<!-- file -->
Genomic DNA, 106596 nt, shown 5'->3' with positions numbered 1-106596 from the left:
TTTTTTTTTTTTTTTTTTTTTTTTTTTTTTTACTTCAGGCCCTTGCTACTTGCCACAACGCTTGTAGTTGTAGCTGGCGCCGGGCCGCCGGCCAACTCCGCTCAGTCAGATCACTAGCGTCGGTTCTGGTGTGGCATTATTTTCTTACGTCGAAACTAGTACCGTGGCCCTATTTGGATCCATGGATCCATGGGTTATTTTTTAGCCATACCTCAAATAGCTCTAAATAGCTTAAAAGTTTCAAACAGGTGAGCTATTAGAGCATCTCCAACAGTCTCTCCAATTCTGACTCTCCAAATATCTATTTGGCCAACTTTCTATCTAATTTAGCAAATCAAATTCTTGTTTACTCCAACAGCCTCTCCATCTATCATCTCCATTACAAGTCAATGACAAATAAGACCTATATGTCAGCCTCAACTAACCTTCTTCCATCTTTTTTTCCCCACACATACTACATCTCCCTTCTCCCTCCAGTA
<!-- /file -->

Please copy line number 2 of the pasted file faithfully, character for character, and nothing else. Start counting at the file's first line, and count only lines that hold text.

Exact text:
TTTTTTTTTTTTTTTTTTTTTTTTTTTTTTTACTTCAGGCCCTTGCTACTTGCCACAACGCTTGTAGTTGTAGCTGGCGCCGGGCCGCCGGCCAACTCCGCTCAGTCAGATCACTAGCGTCGGTTCTGGTGTGGCATTATTTTCTTACGTCGAAACTAGTACCGTGGCCCTATTTGGATCCATGGATCCATGGGTTATTTTTTAGCCATACCTCAAATAGCTCTAAATAGCTTAAAAGTTTCAAACAGGTGAGCTATTAGAGCATCTCCAACAGTCTCTCCAATTCTGACTCTCCAAATATCTATTTGGCCAACTTTCTATCTAATTTAGCAAATCAAATTCTTGTTTACTCCAACAGCCTCTCCATCTATCATCTCCATTACAAGTCAATGACAAATAAGACCTATATGTCAGCCTCAACTAACCTTCTTCCATCTTTTTTTCCCCACACATACTACATCTCCCTTCTCCCTCCAGTA